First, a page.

CIA Director: Iran Never Resumed Nuclear Weapons Program
In 2018, the US unilaterally pulled out of the 2015 nuclear deal with Iran and six other nations, claiming without evidence that Tehran had secretly resumed its nuclear weapons program and imposing "maximum pressure" economic sanctions on the southwest Asian nation.
William Burns, director of the US Central Intelligence Agency (CIA), said on Wednesday that contrary to four years of claims by Washington, Iran never resumed the nuclear weapons program it abandoned in 2004.
"Our best intelligence judgment is that the Iranians have not resumed the weaponization effort that they had underway up until 2004 and then suspended, so that's something, obviously we at CIA and across the US intelligence community keep a very, very sharp focus on," Burns said at the Aspen Security Forum in Colorado.
Burns said the same thing in December at the Wall Street Journal's annual CEO Council, according to CBS News.
However, that hasn't stopped senior US officials from repeatedly claiming, even in the Biden administration in which Burns serves, that Iran has been nearing a "breakout" point and would be capable of building a nuclear bomb within weeks. For Israeli officials, the claims go back even further.
Israeli military intelligence actually reached a similar conclusion last fall, with director Maj. Gen. Tamir Hayman telling Israel's Walla News at the time that "To the best of our knowledge, the directive has not changed and they are not heading toward a breakout. They are not heading toward a bomb right now: It may be in the distant future."
"There is an enriched amount [of uranium] in volumes that we have not seen before and it is disturbing," Hayman said. "At the same time, in all other aspects of the Iranian nuclear project, we see no progress - not in the weapons project, in the financial area, not in any other sector."
After the Trump administration unilaterally pulled out of the 2015 Joint Comprehensive Plan of Action (JCPOA) in 2018 and reimposed destructive economic sanctions against Iran, Tehran began backing away from the commitments it had made under the deal, which included accepting strict limitations on the quality and quantity of uranium-235 it could refine.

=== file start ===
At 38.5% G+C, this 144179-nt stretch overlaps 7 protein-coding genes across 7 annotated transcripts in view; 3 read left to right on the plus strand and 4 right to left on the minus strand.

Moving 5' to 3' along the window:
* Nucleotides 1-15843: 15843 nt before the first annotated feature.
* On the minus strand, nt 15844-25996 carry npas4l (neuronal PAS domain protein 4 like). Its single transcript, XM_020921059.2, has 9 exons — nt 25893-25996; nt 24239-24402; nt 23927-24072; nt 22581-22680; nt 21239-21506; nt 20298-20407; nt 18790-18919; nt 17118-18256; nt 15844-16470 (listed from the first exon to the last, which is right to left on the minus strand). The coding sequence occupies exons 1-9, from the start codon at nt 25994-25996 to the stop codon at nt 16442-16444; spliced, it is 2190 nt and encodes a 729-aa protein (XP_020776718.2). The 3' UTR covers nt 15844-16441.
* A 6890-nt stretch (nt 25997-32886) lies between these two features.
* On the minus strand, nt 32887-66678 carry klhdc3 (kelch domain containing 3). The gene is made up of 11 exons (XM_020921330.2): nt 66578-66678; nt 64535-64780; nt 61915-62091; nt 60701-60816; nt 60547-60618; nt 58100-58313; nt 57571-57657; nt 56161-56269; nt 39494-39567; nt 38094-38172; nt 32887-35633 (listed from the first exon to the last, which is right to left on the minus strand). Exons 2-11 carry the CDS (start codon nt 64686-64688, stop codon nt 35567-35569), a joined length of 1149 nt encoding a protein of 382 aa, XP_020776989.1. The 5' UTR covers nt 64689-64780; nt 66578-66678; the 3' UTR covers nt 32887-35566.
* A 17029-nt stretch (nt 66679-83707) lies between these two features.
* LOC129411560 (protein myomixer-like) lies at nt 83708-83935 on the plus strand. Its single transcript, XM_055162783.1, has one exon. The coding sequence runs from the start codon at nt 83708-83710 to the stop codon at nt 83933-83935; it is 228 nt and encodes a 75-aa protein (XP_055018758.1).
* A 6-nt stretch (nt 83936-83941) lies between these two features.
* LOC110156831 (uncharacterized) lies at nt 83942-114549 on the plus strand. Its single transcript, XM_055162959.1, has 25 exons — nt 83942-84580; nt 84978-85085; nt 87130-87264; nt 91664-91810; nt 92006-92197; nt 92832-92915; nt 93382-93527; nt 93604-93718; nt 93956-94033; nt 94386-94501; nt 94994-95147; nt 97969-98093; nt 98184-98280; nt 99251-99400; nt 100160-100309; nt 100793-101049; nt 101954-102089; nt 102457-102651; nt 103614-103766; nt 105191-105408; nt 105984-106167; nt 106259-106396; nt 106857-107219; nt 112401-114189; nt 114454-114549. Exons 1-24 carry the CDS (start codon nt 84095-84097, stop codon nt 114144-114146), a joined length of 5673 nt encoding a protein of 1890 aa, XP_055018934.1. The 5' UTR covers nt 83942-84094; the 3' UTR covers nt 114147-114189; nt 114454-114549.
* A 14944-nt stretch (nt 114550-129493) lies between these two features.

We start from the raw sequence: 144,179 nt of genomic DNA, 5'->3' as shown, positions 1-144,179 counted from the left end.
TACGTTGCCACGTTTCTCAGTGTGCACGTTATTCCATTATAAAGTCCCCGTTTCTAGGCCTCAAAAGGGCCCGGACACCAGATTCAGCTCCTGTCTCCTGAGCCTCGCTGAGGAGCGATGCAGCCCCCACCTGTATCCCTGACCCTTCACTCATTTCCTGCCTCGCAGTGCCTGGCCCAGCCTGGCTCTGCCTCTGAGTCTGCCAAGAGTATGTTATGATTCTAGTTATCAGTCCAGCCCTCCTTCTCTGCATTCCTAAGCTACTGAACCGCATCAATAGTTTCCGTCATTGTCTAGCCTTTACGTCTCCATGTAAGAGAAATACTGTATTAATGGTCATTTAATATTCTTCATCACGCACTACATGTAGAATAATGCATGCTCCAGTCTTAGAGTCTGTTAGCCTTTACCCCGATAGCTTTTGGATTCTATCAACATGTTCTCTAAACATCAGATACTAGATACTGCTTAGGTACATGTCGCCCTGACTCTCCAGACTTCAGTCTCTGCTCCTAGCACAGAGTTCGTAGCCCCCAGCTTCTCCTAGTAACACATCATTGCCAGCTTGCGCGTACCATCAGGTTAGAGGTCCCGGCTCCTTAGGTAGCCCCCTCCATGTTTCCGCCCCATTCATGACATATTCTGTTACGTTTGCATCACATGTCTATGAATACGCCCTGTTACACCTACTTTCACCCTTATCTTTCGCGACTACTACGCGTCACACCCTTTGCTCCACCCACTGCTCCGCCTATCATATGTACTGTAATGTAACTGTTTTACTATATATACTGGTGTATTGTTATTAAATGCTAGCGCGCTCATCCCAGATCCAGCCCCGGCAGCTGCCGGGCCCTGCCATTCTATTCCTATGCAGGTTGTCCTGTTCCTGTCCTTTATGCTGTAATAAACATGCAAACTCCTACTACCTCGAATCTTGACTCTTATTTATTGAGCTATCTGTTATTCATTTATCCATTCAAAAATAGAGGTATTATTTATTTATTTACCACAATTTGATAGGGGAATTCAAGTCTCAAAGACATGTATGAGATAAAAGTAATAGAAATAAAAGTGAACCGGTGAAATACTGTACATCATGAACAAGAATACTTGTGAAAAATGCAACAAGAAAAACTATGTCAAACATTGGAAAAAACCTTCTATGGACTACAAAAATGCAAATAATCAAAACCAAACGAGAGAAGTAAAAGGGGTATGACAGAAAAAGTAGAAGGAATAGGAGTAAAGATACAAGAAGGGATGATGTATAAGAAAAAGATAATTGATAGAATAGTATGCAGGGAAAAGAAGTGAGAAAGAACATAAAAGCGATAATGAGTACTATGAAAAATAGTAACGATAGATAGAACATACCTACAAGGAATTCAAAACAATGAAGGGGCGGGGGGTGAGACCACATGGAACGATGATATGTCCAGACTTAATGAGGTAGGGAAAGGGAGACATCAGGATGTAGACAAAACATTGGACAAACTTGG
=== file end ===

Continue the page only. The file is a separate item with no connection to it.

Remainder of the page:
Iran says its handful of nuclear facilities are for pursuing nuclear power and medical research.
Iran had a nuclear weapons program, but gave it up in 2004, although the International Atomic Energy Agency (IAEA), a UN nuclear watchdog, said experiments continued until 2009. The following year, Ayatollah Ali Khamenei, the country's leading political, legal and religious figure, issued a ruling declaring the use of nuclear weapons, and all weapons of mass destruction, to be against Islam.
After US President Joe Biden took office in January 2021, talks began on reviving the 2015 deal, with Biden saying he believed Iran was still pursuing a bomb and that the JCPOA was the best way to prevent it from acquiring one. While nearly all the major issues had been resolved by early 2022, a revival of the deal has yet to occur, reportedly because the US refuses to remove the Islamic Revolutionary Guard Corps (IRGC) from its list of terrorist organizations and because the two sides cannot agree on a monitoring mechanism.
A new round of JCPOA talks began late last month in Doha, Qatar, instead of Vienna, Austria, but reportedly yielded little progress on the core remaining issues.
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